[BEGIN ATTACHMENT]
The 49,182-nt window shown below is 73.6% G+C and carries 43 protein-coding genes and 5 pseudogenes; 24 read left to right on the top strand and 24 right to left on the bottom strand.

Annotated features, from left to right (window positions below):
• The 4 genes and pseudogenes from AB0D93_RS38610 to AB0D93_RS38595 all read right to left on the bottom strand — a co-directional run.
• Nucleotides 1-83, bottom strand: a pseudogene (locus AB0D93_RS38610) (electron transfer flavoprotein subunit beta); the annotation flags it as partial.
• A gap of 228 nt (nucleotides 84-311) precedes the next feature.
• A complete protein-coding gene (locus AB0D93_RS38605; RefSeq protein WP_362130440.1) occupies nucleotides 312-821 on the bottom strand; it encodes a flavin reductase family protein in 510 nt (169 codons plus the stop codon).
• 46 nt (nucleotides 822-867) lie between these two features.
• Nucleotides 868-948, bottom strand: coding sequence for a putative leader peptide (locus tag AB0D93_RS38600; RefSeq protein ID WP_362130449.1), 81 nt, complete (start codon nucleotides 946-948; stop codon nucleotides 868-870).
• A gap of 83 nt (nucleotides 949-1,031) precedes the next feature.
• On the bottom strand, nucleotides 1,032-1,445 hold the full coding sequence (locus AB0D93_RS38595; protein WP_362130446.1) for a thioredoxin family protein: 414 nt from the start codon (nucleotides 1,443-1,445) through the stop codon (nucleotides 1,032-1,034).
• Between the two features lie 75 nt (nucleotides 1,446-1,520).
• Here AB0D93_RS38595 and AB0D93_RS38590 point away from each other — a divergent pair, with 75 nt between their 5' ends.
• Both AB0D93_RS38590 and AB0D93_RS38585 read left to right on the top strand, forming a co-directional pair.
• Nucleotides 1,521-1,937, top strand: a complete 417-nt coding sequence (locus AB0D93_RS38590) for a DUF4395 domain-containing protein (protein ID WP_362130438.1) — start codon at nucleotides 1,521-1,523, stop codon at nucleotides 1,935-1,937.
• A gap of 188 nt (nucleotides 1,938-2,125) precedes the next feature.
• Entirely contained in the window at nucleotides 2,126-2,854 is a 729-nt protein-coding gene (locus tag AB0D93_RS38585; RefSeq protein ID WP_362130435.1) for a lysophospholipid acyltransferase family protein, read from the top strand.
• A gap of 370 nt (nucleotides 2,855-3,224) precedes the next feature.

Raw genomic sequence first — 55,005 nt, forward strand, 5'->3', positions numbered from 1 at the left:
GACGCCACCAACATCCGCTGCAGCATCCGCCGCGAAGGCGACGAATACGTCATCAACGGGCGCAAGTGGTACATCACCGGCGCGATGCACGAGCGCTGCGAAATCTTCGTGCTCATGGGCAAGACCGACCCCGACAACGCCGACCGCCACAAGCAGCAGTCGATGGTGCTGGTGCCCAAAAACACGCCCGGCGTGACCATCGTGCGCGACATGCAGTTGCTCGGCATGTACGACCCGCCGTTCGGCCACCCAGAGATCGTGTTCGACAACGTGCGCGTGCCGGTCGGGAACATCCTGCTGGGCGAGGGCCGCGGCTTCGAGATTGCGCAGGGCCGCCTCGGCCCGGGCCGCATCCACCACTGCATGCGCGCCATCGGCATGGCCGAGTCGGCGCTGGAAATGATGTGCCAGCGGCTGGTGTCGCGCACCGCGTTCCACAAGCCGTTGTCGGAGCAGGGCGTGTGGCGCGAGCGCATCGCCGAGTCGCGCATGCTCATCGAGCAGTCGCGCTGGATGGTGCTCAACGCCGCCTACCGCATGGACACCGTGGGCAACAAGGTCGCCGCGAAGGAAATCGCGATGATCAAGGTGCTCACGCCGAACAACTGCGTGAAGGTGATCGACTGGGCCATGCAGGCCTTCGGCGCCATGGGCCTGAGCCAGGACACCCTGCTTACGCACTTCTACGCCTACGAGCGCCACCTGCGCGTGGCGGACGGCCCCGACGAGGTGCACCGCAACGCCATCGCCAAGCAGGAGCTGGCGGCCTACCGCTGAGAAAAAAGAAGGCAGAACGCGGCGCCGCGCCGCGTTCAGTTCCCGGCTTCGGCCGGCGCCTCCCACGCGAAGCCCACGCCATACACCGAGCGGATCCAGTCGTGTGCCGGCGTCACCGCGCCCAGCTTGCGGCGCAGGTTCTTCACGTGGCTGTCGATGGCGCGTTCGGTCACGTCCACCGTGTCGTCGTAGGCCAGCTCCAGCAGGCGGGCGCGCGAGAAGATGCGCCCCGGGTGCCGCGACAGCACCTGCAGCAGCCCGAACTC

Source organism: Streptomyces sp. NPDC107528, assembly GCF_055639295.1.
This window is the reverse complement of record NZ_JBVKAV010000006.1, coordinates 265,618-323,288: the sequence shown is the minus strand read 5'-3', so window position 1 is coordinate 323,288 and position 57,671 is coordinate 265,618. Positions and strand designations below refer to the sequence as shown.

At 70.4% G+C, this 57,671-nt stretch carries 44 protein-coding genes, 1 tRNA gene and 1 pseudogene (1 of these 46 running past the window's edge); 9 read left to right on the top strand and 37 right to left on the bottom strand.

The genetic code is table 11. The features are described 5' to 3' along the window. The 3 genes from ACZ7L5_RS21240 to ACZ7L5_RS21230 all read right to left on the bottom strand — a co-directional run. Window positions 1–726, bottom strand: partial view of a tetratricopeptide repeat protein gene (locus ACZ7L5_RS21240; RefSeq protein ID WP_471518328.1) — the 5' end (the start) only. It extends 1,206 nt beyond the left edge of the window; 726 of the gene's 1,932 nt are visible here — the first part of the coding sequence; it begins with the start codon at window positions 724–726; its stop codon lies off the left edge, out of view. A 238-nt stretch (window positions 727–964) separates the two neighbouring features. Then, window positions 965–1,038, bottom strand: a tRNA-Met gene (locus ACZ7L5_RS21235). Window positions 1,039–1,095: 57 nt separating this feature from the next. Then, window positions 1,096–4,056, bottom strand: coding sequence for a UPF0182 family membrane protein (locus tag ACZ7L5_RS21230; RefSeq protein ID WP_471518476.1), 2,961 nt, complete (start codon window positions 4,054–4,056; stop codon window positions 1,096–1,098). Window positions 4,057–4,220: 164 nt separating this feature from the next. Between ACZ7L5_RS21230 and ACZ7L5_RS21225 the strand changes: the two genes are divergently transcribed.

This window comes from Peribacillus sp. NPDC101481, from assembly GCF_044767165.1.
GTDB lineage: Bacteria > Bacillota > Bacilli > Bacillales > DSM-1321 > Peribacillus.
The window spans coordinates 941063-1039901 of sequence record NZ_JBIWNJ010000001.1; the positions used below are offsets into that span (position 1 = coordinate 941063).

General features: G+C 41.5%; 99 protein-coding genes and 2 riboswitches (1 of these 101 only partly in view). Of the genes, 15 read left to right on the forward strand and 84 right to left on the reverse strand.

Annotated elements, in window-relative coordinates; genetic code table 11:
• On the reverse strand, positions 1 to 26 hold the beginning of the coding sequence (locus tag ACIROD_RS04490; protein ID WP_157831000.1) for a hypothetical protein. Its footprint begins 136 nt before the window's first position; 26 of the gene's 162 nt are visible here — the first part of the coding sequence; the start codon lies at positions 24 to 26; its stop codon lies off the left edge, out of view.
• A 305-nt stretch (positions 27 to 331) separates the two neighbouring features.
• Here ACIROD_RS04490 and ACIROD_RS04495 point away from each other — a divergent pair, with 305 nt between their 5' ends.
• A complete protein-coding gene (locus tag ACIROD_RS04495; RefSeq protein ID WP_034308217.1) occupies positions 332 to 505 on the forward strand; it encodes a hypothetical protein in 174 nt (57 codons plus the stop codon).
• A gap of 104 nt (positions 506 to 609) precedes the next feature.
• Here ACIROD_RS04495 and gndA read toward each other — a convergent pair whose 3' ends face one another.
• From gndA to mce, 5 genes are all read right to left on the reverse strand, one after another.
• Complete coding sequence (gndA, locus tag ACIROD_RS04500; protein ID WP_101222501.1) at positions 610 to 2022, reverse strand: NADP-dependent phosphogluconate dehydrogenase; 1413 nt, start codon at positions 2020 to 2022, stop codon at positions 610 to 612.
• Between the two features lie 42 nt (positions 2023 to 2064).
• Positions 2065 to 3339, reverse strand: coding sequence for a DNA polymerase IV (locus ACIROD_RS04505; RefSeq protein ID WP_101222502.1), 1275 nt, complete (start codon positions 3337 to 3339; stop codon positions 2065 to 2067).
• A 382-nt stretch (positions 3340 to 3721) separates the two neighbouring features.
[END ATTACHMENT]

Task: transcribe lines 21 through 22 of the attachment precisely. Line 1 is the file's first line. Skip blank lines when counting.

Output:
This window is the reverse complement of record NZ_JBVKAV010000006.1, coordinates 265,618-323,288: the sequence shown is the minus strand read 5'-3', so window position 1 is coordinate 323,288 and position 57,671 is coordinate 265,618. Positions and strand designations below refer to the sequence as shown.

At 70.4% G+C, this 57,671-nt stretch carries 44 protein-coding genes, 1 tRNA gene and 1 pseudogene (1 of these 46 running past the window's edge); 9 read left to right on the top strand and 37 right to left on the bottom strand.